1. Additional Images: A teacher who follows best practices knows that visual aids are a great tool to help make English more comprehensible for English Language Learners but in a classroom with mixed tiers or a classroom with both ELLs and non-ELLs, it can be time consuming to incorporate the amount of additional images that may be necessary for students at the lowest proficiency levels to strengthen their learning. A classroom aide can assist with this by proving those students with additional images at their desks, draw for the students or allow the students to include their own artistic representations before, during and after the lesson.

2. Build Background Knowledge: Teachers of ELLs know that with English learners building background knowledge is often more necessary than activating prior knowledge since many ELLs may have grown up in a country that is vastly different from the US. Allow the classroom aide to build background knowledge prior to formal lesson delivery. Short videos through sites such as YouTube or simpler, print-rich text can help your ELLs become better prepared to understand the lesson when it is delivered by the teacher.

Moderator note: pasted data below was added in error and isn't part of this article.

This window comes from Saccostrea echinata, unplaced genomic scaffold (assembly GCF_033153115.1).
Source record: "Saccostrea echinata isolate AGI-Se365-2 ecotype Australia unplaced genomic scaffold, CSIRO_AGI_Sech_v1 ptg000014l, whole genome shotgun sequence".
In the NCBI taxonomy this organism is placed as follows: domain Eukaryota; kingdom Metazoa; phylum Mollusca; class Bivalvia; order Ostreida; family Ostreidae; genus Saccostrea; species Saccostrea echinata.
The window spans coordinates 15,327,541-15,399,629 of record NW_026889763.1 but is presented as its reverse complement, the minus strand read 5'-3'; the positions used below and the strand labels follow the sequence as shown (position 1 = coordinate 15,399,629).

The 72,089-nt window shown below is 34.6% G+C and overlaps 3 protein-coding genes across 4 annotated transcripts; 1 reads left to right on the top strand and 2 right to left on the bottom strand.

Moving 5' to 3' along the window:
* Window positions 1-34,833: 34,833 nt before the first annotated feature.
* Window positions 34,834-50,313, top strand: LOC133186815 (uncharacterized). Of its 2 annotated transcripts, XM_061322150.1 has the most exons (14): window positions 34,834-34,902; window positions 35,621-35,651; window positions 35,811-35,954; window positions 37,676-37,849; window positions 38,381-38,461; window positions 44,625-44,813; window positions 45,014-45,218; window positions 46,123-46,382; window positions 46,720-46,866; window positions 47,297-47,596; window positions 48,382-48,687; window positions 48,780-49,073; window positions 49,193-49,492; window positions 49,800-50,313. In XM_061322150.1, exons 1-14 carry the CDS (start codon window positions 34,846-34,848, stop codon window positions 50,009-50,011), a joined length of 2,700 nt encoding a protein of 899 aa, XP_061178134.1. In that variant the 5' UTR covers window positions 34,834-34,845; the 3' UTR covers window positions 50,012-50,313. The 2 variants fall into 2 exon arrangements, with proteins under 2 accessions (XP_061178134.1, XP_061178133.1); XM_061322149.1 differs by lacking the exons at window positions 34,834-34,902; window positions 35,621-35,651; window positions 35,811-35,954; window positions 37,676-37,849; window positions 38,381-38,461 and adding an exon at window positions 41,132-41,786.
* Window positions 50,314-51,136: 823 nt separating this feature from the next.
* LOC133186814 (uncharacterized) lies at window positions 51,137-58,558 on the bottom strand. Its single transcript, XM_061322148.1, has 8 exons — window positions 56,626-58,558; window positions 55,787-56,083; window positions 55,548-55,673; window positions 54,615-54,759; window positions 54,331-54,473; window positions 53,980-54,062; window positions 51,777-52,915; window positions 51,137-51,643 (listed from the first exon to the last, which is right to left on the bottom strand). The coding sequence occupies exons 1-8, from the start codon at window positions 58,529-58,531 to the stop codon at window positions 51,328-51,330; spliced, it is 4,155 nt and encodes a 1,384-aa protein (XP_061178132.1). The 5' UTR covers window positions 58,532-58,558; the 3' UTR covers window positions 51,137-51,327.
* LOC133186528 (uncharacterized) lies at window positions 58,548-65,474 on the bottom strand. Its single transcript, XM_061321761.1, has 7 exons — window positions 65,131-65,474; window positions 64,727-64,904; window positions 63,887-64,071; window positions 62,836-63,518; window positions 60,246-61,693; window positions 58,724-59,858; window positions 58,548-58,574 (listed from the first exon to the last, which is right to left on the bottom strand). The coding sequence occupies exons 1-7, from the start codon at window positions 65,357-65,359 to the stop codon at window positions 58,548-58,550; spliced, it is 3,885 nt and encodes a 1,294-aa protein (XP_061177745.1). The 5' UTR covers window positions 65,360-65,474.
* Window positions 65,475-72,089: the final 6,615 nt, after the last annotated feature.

3. Build in Increased Wait Time: One of the  first strategies teachers of ELLs learn is to allow increased wait time for ELLs. English Language Learners benefit from increased wait time because it allows her or him to process the question or prompt given in English, complete any mental translations s/he may need to perform, activate knowledge and vocabulary in her or his L1 and then formulate a response in English. Certainly this will cause a teacher got struggle to stay within the confines of the class period and/or struggle with ensuring that all parts of the lesson are delivered. Prior to the lesson, create questions that are to be asked of your ELLs. Give these questions to the classroom aide and have her or him imbed them into the support that is given. Have the student begin to formulate a response with the aide so that when you ask the question of that student s/he will have already begun thinking about it and processing a response. Essentially, you are providing additional time to formulate a response without taking time away from the regular instruction.